In England, local churches were required to keep registers of all baptisms, marriages and burials. Are there any studies that show how complete these records generally were, in particular in relation to the 1700s.
This is a certainly tricky question, however their have being many studies of the baptisms,marriages,deaths for one The east lake church history: http://www.eastleake-history.org.uk/church-records.html
This may help, as bill one of the priests donated 20 years discovering the truths of the church he has discovered before the 1700 and all the way to the year 1901.
I don't know about a full-fledged academic study, but there is a very detailed book about the parish records, published in 1910, The Parish Registers of England by J. Charles Cox. The entire book is in the public domain and may be found online at archive.org. It discusses some of the circumstances that may have led to gaps in the records.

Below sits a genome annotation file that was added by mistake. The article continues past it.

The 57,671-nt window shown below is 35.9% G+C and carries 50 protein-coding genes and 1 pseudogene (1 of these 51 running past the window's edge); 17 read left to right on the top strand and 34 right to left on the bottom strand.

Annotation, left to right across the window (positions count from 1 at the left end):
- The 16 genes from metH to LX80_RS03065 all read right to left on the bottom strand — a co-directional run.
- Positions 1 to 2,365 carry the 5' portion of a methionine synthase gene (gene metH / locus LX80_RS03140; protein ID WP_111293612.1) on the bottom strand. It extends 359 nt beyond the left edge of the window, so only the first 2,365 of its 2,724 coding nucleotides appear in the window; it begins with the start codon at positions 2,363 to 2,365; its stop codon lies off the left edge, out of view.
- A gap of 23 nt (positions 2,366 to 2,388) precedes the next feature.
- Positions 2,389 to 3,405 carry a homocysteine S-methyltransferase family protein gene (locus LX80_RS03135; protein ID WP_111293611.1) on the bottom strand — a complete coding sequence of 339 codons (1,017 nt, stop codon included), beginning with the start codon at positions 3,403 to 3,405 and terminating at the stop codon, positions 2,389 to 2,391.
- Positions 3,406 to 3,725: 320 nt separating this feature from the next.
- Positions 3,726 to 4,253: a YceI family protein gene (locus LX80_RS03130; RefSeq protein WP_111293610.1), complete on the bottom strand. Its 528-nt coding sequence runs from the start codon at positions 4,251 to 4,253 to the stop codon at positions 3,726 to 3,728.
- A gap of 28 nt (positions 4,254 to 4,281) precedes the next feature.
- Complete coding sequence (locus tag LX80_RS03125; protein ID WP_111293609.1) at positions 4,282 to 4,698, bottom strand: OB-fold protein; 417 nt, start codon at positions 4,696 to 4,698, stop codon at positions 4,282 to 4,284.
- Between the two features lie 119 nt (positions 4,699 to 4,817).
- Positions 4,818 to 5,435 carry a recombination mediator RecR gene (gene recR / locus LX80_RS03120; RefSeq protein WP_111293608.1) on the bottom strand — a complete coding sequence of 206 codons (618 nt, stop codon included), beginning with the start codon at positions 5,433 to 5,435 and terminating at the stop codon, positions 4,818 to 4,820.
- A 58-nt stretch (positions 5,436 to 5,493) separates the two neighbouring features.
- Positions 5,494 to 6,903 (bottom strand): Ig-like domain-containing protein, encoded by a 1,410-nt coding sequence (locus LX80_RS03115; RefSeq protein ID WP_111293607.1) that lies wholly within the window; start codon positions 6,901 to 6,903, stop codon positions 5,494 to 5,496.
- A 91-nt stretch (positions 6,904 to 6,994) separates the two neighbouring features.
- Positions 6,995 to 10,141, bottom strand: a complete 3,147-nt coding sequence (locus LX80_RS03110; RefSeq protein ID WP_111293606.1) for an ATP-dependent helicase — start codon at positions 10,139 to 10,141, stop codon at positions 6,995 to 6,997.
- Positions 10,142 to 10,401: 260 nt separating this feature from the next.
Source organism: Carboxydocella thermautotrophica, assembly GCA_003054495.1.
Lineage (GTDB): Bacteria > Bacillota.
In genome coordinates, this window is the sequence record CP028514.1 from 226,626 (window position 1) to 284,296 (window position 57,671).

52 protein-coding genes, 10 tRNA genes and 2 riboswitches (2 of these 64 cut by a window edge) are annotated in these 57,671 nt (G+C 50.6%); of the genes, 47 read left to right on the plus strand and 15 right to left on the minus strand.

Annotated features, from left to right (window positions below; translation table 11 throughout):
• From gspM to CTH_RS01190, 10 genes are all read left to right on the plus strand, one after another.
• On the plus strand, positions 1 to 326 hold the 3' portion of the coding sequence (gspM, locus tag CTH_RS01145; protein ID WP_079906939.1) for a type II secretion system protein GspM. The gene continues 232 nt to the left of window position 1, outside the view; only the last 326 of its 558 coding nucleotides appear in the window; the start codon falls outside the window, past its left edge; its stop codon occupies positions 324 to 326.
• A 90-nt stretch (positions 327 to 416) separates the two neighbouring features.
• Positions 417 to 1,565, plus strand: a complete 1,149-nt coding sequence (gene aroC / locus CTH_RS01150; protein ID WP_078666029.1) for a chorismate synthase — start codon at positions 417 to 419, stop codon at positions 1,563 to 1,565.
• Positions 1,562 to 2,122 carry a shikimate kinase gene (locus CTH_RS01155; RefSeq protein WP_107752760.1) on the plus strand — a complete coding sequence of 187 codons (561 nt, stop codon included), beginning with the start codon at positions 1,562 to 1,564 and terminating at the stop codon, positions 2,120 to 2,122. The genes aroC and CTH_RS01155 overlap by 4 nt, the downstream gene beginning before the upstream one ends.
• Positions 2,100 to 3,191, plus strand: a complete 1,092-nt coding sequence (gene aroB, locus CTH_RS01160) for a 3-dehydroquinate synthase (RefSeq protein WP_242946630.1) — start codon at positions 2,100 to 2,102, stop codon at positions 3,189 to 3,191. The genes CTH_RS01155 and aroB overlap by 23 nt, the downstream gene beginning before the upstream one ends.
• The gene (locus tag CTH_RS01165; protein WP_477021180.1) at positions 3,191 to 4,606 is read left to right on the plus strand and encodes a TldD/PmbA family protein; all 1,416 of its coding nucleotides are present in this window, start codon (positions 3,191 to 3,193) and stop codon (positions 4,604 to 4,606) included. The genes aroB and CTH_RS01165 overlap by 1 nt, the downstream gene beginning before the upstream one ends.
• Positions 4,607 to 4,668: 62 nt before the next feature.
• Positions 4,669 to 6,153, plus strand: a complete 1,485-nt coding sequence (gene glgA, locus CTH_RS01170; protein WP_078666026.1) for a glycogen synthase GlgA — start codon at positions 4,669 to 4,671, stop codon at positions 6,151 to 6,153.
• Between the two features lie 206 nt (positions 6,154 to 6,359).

In 1694 taxes were imposed on marriages, births, burials, bachelors, and widowers. Tax collectors read the registers to find out about these events, and there was a £100 penalty on ministers for neglect to register. So this would have been an incentive to get it right!
In 1695 there was a fine of 40s. on parents who neglected giving notice to the minister after a birth, and ministers were to be fined the same if they did not keep a reference of those born and not christened. But Cox says that this particular registration was "for the most part neglected," and an Act of Immunity was passed in 1706 to avoid impoverishing the clergy.
The Stamp Act of 1783 required a 3d. duty for every register entry, and Cox says it "was a direct inducement to defective registration."
Cox also writes,
I don't feel qualified to estimate how complete the records were in any authoritative sense, but I think Cox's book does give some insight into the completeness or lack thereof. In addition, it includes a lot of interesting entries from the registers. Perhaps this will help somewhat until someone shows up with further information.